They are diverse group—a geoscientist, limnologist and natural resources educator. Also on the team is a water chemist, biologist, civil engineer and watershed scientist. As collaborators on a Sea Grant-funded effort to envision conditions in Green Bay, you could also say they are soothsayers.
It’s a project called Transitioning Science to Management: Developing Models and Tools to Restore the Health of the Green Bay Ecosystem, which is seeking to understand and evaluate alternative approaches to meet water quality goals for the Green Bay watershed under current and projected climate. It builds on prior work that assembled a comprehensive set of linked models of watershed loading, biogeochemical cycling and hydrodynamics.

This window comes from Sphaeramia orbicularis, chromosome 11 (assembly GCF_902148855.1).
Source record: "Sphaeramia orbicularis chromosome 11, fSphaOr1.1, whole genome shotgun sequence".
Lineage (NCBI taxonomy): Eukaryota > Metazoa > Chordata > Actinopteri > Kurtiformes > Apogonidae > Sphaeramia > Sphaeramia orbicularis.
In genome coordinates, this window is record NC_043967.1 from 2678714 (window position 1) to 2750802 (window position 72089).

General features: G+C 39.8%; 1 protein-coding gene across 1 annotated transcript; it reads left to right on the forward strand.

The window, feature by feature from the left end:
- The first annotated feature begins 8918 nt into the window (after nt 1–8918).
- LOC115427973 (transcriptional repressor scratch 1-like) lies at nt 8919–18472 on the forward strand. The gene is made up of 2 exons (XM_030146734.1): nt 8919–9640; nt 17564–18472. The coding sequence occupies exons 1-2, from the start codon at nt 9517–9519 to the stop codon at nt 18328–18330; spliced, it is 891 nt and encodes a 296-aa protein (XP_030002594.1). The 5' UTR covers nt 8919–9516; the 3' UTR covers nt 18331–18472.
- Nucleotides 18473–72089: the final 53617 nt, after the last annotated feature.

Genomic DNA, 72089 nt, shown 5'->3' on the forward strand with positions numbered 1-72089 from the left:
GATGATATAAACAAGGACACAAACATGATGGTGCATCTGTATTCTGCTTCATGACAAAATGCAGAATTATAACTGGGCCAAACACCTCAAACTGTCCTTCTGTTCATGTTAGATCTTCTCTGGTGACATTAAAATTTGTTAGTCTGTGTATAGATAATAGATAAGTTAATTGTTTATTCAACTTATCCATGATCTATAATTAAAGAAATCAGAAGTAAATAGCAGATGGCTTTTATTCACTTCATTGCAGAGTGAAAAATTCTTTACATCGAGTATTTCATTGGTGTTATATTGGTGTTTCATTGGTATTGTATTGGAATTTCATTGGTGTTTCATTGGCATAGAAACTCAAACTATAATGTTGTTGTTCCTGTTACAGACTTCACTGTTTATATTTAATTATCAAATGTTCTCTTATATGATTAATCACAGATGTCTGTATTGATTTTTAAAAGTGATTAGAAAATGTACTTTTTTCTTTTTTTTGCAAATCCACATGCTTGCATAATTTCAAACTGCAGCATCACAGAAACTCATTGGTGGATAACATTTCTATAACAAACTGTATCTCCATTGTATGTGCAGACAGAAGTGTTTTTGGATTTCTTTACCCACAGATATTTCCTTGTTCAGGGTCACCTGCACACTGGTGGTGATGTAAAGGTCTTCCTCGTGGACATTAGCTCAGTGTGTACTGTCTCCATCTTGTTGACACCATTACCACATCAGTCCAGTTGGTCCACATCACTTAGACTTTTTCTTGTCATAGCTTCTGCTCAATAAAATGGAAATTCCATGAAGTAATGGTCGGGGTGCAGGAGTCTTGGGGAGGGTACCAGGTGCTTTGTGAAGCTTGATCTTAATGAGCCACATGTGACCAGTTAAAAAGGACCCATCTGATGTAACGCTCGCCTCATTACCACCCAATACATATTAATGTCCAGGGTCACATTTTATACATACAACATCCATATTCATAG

“For me as a chemist, I like to see how all those things—different inputs—interact. How the prediction looks,” said University of Wisconsin-Green Bay Chemistry Professor Mike Zorn. “It really helps to visualize it through models.”
If Zorn and his six co-researchers are, in fact, termed soothsayers then they want to expand their ranks of seers. Their work will enable others to visualize watershed conditions as well.
Val Klump, dean of the University of Wisconsin-Milwaukee School of Freshwater Sciences, said, “There’s quite a bit going on in the watershed in no-till and cover crops and a whole variety of practices because it’s largely the agricultural piece that we’re talking about, although that’s not the only piece. And we have the models that can predict what the nutrient runoff would be under a variety of those scenarios.”